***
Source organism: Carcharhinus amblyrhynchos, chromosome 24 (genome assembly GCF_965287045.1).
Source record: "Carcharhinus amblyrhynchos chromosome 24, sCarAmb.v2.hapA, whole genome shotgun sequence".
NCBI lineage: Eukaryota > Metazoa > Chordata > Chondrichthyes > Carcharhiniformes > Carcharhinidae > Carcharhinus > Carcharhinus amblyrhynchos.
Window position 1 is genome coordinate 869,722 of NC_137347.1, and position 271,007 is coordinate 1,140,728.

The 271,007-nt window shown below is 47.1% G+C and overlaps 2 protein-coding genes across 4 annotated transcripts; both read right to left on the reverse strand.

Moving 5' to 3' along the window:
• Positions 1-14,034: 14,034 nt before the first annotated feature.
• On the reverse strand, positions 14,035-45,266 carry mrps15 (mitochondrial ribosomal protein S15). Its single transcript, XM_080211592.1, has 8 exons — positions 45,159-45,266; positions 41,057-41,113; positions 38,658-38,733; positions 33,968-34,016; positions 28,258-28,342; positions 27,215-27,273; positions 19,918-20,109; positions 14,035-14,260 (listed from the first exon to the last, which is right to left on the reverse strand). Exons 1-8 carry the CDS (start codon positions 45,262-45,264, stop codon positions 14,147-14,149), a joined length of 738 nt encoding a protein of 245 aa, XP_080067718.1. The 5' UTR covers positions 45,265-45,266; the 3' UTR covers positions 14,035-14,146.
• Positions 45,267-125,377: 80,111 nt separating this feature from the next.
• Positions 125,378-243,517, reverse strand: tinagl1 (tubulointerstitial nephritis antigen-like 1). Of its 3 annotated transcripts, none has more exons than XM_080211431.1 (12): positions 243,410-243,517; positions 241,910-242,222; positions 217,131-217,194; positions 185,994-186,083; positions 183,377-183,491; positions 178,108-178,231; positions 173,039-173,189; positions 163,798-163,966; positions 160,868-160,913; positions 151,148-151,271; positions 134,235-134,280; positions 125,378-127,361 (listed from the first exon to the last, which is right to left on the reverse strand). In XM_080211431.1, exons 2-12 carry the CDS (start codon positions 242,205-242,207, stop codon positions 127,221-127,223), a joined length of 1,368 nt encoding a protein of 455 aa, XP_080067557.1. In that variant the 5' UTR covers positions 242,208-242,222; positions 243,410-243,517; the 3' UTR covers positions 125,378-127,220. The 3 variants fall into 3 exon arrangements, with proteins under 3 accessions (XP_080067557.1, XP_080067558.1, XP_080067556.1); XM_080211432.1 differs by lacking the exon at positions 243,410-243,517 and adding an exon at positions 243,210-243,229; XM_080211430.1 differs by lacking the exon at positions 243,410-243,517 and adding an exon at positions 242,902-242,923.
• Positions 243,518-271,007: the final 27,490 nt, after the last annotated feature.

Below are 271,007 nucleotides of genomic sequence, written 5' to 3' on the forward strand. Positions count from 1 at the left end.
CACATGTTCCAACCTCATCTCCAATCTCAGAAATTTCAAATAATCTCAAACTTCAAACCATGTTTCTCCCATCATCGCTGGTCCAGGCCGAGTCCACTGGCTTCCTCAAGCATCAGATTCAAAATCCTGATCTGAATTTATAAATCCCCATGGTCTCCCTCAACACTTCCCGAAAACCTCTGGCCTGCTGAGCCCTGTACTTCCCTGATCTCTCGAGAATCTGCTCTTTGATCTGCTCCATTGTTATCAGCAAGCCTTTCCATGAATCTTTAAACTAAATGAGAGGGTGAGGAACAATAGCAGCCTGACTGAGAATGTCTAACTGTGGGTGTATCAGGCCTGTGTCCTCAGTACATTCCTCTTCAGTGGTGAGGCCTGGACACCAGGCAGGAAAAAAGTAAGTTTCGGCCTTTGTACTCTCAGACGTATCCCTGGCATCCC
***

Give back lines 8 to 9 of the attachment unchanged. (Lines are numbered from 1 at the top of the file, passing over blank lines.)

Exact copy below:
• On the reverse strand, positions 14,035-45,266 carry mrps15 (mitochondrial ribosomal protein S15). Its single transcript, XM_080211592.1, has 8 exons — positions 45,159-45,266; positions 41,057-41,113; positions 38,658-38,733; positions 33,968-34,016; positions 28,258-28,342; positions 27,215-27,273; positions 19,918-20,109; positions 14,035-14,260 (listed from the first exon to the last, which is right to left on the reverse strand). Exons 1-8 carry the CDS (start codon positions 45,262-45,264, stop codon positions 14,147-14,149), a joined length of 738 nt encoding a protein of 245 aa, XP_080067718.1. The 5' UTR covers positions 45,265-45,266; the 3' UTR covers positions 14,035-14,146.
• Positions 45,267-125,377: 80,111 nt separating this feature from the next.